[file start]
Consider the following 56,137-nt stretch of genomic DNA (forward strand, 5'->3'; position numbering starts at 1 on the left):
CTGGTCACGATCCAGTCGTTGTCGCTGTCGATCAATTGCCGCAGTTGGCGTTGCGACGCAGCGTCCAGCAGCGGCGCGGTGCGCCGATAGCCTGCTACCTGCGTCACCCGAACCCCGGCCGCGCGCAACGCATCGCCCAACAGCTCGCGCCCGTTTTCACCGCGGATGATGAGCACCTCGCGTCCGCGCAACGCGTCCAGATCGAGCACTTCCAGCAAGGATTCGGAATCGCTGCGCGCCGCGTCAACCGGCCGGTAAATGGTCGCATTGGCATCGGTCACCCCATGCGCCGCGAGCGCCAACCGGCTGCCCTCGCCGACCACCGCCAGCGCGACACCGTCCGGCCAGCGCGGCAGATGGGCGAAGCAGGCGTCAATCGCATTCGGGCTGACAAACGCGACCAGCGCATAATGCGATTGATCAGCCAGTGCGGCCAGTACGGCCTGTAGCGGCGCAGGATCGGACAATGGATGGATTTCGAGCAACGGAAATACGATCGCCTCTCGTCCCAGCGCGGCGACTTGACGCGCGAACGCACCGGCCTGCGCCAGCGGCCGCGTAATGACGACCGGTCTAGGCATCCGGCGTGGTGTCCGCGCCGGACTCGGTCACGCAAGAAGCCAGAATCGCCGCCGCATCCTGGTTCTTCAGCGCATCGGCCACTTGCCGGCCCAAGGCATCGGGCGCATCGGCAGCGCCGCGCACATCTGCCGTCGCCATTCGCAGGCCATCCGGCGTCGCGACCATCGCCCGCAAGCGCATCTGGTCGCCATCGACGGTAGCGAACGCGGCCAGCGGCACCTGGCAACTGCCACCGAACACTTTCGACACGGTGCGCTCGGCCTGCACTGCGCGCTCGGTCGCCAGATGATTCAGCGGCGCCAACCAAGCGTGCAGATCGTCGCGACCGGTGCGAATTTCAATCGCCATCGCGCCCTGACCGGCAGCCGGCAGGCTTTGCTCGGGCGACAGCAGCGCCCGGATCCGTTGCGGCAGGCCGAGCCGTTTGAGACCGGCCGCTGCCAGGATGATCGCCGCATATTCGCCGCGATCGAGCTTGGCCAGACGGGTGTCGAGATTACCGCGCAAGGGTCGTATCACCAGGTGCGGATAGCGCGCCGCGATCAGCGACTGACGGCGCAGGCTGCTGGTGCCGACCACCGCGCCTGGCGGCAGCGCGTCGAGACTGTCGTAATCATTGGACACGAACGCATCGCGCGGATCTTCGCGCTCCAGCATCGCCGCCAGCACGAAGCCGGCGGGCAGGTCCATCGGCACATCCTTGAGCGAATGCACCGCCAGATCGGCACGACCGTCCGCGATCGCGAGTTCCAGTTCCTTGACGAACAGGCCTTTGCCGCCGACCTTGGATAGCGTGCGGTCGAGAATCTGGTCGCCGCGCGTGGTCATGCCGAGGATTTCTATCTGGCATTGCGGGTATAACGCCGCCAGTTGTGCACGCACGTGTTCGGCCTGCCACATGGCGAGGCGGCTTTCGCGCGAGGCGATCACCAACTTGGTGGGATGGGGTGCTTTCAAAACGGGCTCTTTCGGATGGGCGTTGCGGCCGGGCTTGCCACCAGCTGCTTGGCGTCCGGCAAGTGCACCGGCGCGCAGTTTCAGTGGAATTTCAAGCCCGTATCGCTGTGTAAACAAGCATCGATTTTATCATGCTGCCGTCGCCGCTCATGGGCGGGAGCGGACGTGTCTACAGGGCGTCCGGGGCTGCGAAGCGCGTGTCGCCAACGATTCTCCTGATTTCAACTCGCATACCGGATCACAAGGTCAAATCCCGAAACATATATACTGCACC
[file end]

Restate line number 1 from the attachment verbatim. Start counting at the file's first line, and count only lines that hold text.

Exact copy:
Consider the following 56,137-nt stretch of genomic DNA (forward strand, 5'->3'; position numbering starts at 1 on the left):